Henry Umahi; Christopher Oji
In all ramifications, 2017 was not a piece of cake for Nigerians, with particular reference to crime-related challenges. Many families were one way or the other affected by one violent attack or the other. It could even be said that security agencies were overwhelmed by the escalation of crime and criminal activities across the country.
From the fringes of the Sahara to the Atlantic coastline, it was blood, sorrow and tears. Almost on a daily basis, blood flowed like a river, even in the desert last year. The most serious of the crimes included kidnapping-for-ransom, armed robbery, terrorism, cultism and murder-for-ritual.
The bloodletting of 2017 has already rolled into 2018. Just at the dawn of the new year, hoodlums, numbering about 30, ambushed people who went to worship God in churches in Omoku, Rivers State. The sons of guns opened fire on the worshipers, killing 22, while over 20 others were injured.
Notorious kidnapper, Henry Chibueze, aka Vampire, was rescued by his gang on January 27, 2017, when he was brought to the Owerri High Court, Imo State, to face trial. Two persons were killed while many others sustained bullet wounds.
However, the bandit met his end on March 1, when police operatives trailed him to his hideout in Omu-Awa forest in Ikwerre LGA of Rivers State, and he was shot dead in a shootout. He had confessed to killing over 200 people across the country.
On June 11, 2017, alleged billionaire kidnap kingpin, Chukwudumeme Onwuamadike, aka Evans, was arrested by the Inspector-General of Police Intelligence Response Team (IRT) inside his bedroom in the Magodo area of Lagos.
He was described as the most notorious and most dreaded kidnapper in the country. His targets were wealthy Igbo businessmen and industrialists whom he made to cough out millions of dollars in exchange for their freedom. Before his arrest, the police had placed a N30 million bounty on his head. When policemen broke into his room to arrest him, he reportedly said: “I know this is the end; I am finished.”
Evans confessed to be behind virtually all the high-profile kidnap incidents in many places, including Lagos, Port Harcourt, Onitsha and Aba. His exploits also included the 2013 attempted kidnapping of the owner of the Young Shall Grow Motors. He also confessed that he owned properties in several cities, including two houses in Ghana, one of which is where his wife and five children were reportedly moved to just before his arrest. Among many items recovered from him during his arrest were expensive phones, including a $6,000 satellite device. Evans and his gang are currently standing trial.
Year of kidnappers
Indeed, kidnappers were in control last year. All classes of Nigerians and foreigners were victims. While the lucky ones paid ransom and were released, others died in the den of their captors.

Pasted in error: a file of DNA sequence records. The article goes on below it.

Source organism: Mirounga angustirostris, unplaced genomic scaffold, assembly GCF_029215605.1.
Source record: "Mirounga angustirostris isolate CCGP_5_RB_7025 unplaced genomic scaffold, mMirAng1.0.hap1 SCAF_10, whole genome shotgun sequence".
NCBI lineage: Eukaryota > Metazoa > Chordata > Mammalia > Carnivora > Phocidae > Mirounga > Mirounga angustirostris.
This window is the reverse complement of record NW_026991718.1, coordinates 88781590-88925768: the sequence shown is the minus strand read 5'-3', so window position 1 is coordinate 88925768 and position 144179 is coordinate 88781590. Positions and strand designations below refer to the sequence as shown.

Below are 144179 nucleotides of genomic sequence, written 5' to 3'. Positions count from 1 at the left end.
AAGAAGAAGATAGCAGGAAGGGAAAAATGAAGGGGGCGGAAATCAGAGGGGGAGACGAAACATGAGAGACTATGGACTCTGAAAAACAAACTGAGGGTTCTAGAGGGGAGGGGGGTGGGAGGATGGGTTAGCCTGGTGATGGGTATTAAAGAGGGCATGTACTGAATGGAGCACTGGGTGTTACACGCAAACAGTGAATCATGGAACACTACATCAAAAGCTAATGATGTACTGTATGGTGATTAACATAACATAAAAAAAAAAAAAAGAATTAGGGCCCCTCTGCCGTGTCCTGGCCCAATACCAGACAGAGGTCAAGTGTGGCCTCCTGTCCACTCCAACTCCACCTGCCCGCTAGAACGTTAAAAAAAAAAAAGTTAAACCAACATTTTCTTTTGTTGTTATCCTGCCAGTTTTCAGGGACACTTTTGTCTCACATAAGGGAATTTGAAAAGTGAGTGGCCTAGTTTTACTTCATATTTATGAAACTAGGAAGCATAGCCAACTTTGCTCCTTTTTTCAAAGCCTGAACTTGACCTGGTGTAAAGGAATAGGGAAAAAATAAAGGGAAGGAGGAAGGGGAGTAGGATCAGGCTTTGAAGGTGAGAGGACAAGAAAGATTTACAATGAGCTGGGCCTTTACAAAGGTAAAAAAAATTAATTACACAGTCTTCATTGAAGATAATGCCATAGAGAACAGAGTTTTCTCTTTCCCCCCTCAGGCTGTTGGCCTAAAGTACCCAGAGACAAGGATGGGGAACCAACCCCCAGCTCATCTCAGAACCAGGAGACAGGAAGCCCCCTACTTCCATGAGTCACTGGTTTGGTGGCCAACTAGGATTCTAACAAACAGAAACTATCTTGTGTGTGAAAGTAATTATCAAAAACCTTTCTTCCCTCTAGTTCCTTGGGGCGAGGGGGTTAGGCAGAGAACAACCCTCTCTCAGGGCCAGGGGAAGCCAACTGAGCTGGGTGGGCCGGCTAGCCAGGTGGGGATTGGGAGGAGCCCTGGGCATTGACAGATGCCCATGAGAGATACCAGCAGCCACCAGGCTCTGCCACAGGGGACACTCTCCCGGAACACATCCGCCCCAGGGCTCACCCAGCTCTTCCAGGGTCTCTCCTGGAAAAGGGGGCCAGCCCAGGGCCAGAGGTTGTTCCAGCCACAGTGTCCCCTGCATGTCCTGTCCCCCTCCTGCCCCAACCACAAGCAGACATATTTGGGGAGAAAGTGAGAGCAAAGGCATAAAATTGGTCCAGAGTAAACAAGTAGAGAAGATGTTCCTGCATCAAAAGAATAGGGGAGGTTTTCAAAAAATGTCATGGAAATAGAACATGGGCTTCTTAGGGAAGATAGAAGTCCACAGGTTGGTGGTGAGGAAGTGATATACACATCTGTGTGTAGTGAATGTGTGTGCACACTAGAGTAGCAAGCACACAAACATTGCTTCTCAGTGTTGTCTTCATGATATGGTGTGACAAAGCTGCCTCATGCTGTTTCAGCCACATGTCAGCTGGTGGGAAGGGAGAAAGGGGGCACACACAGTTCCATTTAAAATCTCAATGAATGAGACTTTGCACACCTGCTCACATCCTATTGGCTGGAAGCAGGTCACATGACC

Take this: Ibrahim, 25, a Fulani kidnap-for-ransom kingpin who was arrested in December, volunteered that he not only killed over 10 of his victims but also drank their blood after cutting their throat.
He confessed that some of those he killed and drank their blood like palm wine had had their ransom paid by relations. In addition, he disclosed that he hunted and killed soldiers to get their uniforms and arms for operations.
On January 13, 2017, eight people were abducted from the Turkish International School, Isheri, Ogun State.
On May 25, 2017, six senior students of Lagos State Model College, Epe, were abducted by gunmen. It was gathered that the kidnappers had written a letter to the school saying they would visit.
The victims were released 65 days after at Aboto creek, Ilaje Local Government Area of Ondo State, at about 3.30pm on July 28. The students were Adedayo George, Farouq Yusuf, Judah Agbausi, Pelumi Philips, Isiaq Rahmon and Peter Jonah.
Interestingly, in July, Governor Akinwunmi Ambode of Lagos State approved the suspension of a traditional ruler, the Baale of Shangisha in Magodo, Chief Yusuf Ogundare, for allegedly faking his kidnap on July 5. He was arrested and paraded alongside his younger brother, Mohammed Adams, by the Lagos State Police Command for allegedly conspiring to fake his kidnap.
One of the criminal activities that rocked the country last year was the emergence of the blood-thirsty Badoo cult group in Ikorodu area of Lagos State and some parts of Ogun State. The killer gang had a penchant of sending whole families to their graves. This jarred many residents of the areas, especially as security agents found it difficult to nip the menace in the bud.
The killers used bricks, pestles and grinding stones to smash their victims’ heads and collected the blood with white cloth before leaving the scene. They attacked a number of worshippers in church, usually in isolated areas.